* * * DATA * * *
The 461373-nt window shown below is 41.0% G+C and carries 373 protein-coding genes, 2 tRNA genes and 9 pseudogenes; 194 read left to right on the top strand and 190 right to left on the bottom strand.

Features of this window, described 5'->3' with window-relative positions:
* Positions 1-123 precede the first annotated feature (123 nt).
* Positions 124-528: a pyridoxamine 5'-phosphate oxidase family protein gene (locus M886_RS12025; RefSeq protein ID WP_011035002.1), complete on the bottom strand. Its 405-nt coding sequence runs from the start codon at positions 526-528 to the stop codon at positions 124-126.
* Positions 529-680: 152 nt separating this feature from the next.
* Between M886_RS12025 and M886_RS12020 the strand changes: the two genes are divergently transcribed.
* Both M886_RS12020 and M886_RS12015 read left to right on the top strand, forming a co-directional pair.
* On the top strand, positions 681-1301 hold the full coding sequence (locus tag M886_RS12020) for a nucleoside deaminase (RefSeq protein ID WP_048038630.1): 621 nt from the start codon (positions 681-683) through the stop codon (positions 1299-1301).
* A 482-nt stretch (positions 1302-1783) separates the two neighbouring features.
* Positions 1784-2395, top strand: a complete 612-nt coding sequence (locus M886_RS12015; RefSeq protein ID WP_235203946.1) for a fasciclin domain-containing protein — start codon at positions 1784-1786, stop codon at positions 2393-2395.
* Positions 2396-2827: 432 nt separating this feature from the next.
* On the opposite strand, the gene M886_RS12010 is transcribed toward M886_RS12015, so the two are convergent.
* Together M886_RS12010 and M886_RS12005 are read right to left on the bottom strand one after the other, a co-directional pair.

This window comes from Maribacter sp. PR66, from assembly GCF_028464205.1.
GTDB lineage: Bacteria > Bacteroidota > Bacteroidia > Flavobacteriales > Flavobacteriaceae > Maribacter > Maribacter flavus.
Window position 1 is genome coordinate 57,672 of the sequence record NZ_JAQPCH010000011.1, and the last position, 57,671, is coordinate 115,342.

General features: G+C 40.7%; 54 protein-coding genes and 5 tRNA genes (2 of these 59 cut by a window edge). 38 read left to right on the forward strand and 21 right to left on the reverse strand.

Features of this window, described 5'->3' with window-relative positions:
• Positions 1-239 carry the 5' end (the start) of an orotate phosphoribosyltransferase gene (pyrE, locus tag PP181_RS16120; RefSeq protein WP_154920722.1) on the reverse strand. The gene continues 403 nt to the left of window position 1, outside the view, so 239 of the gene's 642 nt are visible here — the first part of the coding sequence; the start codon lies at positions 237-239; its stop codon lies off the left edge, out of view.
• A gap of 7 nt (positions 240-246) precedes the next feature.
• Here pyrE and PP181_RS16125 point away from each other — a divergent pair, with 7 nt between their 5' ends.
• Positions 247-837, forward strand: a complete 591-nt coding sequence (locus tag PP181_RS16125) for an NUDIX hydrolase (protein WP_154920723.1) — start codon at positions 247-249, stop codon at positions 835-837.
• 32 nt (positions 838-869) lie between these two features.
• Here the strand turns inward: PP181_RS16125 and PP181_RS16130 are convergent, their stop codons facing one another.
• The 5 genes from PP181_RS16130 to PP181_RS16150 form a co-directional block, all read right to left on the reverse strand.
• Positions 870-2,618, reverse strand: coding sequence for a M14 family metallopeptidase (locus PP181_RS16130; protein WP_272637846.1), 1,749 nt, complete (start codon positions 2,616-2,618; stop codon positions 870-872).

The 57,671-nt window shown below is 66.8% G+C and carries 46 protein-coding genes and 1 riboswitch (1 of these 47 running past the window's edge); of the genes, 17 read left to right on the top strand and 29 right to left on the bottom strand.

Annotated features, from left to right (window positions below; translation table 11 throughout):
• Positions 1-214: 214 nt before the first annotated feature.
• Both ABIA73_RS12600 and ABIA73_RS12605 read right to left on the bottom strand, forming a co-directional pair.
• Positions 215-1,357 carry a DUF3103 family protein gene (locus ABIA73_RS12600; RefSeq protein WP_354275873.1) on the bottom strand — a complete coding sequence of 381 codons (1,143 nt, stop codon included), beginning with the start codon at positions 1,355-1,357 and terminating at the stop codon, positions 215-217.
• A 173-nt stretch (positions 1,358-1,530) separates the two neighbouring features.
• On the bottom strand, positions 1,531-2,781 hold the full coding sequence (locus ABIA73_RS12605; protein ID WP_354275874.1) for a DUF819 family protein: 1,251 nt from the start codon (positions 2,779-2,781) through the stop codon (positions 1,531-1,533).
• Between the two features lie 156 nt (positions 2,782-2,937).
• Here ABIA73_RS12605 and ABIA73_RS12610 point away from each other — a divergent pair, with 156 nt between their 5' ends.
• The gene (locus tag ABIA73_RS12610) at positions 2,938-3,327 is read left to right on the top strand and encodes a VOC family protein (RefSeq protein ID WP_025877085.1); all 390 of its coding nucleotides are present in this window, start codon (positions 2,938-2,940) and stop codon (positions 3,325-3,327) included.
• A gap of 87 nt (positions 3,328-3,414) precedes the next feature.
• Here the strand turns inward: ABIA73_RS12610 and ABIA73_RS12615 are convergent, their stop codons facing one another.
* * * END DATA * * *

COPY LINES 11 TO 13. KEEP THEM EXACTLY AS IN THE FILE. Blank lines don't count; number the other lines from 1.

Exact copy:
* Positions 2396-2827: 432 nt separating this feature from the next.
* On the opposite strand, the gene M886_RS12010 is transcribed toward M886_RS12015, so the two are convergent.
* Together M886_RS12010 and M886_RS12005 are read right to left on the bottom strand one after the other, a co-directional pair.